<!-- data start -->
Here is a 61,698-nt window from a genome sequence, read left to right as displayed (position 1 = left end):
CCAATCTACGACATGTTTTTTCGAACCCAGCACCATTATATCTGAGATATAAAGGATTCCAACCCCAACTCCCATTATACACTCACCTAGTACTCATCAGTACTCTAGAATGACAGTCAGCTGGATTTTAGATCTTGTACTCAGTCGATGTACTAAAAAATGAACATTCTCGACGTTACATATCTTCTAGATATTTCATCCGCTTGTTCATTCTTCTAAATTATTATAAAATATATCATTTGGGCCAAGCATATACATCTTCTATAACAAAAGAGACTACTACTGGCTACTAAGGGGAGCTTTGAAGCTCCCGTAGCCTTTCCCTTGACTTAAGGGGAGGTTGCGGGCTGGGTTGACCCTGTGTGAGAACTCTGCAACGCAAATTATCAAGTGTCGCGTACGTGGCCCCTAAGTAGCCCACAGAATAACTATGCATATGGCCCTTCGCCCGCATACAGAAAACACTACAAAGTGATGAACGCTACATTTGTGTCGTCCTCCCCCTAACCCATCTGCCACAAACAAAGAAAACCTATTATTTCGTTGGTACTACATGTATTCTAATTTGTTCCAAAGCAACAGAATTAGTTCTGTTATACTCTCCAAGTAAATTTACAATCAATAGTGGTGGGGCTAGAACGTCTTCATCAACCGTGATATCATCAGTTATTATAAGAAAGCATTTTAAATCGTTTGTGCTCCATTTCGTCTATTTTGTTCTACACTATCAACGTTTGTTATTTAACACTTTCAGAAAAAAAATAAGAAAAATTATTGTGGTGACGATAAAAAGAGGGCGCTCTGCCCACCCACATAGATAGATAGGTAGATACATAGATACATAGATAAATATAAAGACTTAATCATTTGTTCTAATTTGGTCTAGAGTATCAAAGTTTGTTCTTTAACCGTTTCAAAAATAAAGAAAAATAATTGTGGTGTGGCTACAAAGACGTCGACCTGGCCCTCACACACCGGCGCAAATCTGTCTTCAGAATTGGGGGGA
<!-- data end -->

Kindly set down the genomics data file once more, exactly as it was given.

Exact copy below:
Here is a 61,698-nt window from a genome sequence, read left to right as displayed (position 1 = left end):
CCAATCTACGACATGTTTTTTCGAACCCAGCACCATTATATCTGAGATATAAAGGATTCCAACCCCAACTCCCATTATACACTCACCTAGTACTCATCAGTACTCTAGAATGACAGTCAGCTGGATTTTAGATCTTGTACTCAGTCGATGTACTAAAAAATGAACATTCTCGACGTTACATATCTTCTAGATATTTCATCCGCTTGTTCATTCTTCTAAATTATTATAAAATATATCATTTGGGCCAAGCATATACATCTTCTATAACAAAAGAGACTACTACTGGCTACTAAGGGGAGCTTTGAAGCTCCCGTAGCCTTTCCCTTGACTTAAGGGGAGGTTGCGGGCTGGGTTGACCCTGTGTGAGAACTCTGCAACGCAAATTATCAAGTGTCGCGTACGTGGCCCCTAAGTAGCCCACAGAATAACTATGCATATGGCCCTTCGCCCGCATACAGAAAACACTACAAAGTGATGAACGCTACATTTGTGTCGTCCTCCCCCTAACCCATCTGCCACAAACAAAGAAAACCTATTATTTCGTTGGTACTACATGTATTCTAATTTGTTCCAAAGCAACAGAATTAGTTCTGTTATACTCTCCAAGTAAATTTACAATCAATAGTGGTGGGGCTAGAACGTCTTCATCAACCGTGATATCATCAGTTATTATAAGAAAGCATTTTAAATCGTTTGTGCTCCATTTCGTCTATTTTGTTCTACACTATCAACGTTTGTTATTTAACACTTTCAGAAAAAAAATAAGAAAAATTATTGTGGTGACGATAAAAAGAGGGCGCTCTGCCCACCCACATAGATAGATAGGTAGATACATAGATACATAGATAAATATAAAGACTTAATCATTTGTTCTAATTTGGTCTAGAGTATCAAAGTTTGTTCTTTAACCGTTTCAAAAATAAAGAAAAATAATTGTGGTGTGGCTACAAAGACGTCGACCTGGCCCTCACACACCGGCGCAAATCTGTCTTCAGAATTGGGGGGA